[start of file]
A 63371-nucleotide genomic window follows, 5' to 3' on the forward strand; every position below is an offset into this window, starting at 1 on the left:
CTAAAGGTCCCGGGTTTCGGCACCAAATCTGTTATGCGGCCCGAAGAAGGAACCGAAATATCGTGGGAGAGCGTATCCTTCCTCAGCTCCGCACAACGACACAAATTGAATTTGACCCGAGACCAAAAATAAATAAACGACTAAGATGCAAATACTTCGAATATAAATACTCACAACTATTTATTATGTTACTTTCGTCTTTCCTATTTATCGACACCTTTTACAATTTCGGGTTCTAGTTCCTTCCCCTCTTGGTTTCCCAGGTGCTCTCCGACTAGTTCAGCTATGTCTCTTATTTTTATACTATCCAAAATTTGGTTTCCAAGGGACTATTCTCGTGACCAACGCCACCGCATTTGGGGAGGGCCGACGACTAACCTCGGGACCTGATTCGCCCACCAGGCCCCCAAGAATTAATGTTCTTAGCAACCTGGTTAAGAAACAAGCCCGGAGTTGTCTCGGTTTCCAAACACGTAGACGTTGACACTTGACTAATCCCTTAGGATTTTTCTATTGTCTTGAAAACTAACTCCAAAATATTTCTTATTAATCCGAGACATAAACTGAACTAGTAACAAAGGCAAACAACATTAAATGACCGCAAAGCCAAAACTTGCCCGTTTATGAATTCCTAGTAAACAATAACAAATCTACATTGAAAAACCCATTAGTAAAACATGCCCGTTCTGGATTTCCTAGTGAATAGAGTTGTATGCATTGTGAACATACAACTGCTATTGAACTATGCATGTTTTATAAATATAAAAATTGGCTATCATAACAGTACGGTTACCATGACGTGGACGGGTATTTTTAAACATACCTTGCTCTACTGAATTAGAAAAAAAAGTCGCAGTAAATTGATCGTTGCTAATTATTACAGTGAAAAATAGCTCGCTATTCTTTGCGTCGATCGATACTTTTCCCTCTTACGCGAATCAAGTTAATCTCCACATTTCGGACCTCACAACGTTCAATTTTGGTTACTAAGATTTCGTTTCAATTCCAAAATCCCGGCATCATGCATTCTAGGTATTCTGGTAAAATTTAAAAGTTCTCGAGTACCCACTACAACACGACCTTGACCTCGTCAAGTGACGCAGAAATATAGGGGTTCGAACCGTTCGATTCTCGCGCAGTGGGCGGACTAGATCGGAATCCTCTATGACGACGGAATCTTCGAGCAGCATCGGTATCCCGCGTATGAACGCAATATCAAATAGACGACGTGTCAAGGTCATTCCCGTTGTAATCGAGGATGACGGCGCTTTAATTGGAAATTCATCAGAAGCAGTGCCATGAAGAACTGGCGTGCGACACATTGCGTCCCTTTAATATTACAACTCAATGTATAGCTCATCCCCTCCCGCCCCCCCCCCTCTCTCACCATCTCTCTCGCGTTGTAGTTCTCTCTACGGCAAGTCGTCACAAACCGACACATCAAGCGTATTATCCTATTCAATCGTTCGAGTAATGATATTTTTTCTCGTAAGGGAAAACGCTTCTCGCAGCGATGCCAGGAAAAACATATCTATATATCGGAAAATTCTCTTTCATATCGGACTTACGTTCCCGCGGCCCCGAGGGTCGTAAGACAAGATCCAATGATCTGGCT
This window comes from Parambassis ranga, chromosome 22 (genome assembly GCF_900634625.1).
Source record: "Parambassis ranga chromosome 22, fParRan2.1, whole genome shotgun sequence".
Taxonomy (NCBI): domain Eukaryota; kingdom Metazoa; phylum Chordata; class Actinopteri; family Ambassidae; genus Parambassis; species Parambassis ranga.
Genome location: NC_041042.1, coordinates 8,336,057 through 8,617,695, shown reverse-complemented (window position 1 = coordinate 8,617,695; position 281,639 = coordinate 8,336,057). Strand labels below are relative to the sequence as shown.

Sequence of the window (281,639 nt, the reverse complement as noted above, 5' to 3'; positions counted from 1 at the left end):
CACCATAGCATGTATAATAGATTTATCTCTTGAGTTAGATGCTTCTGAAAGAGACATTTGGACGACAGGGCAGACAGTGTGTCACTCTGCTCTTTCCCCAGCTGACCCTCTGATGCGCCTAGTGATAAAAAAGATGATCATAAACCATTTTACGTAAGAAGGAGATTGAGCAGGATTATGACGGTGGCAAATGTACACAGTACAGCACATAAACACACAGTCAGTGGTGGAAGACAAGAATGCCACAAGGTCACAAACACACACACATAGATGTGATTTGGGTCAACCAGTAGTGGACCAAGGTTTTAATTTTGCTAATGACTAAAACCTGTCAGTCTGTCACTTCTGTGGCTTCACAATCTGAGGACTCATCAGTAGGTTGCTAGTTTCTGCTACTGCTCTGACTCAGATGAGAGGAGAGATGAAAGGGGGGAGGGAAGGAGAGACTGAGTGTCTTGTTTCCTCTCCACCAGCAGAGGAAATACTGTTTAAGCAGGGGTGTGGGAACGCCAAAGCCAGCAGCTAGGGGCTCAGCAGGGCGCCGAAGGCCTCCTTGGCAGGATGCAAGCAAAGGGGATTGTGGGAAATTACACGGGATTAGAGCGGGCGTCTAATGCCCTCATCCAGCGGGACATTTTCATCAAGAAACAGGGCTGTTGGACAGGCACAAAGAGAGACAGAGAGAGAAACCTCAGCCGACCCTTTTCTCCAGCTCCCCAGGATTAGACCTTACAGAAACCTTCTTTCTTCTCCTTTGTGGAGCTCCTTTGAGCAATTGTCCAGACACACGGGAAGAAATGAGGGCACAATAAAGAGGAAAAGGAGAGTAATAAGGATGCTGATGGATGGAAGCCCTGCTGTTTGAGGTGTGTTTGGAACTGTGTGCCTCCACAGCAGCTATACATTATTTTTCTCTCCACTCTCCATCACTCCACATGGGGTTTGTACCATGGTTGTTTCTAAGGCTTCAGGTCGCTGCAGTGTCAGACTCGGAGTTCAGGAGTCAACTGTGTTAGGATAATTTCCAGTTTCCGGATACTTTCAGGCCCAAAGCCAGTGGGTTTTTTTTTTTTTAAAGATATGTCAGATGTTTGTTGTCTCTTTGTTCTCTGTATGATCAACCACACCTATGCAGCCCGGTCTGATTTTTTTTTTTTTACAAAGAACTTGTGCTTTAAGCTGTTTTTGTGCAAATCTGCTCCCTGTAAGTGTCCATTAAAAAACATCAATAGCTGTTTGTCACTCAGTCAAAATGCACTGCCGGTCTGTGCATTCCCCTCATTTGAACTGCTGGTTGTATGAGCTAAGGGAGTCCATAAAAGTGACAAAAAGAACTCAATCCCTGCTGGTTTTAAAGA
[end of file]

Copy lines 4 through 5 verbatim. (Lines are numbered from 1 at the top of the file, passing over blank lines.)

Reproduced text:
Source record: "Parambassis ranga chromosome 22, fParRan2.1, whole genome shotgun sequence".
Taxonomy (NCBI): domain Eukaryota; kingdom Metazoa; phylum Chordata; class Actinopteri; family Ambassidae; genus Parambassis; species Parambassis ranga.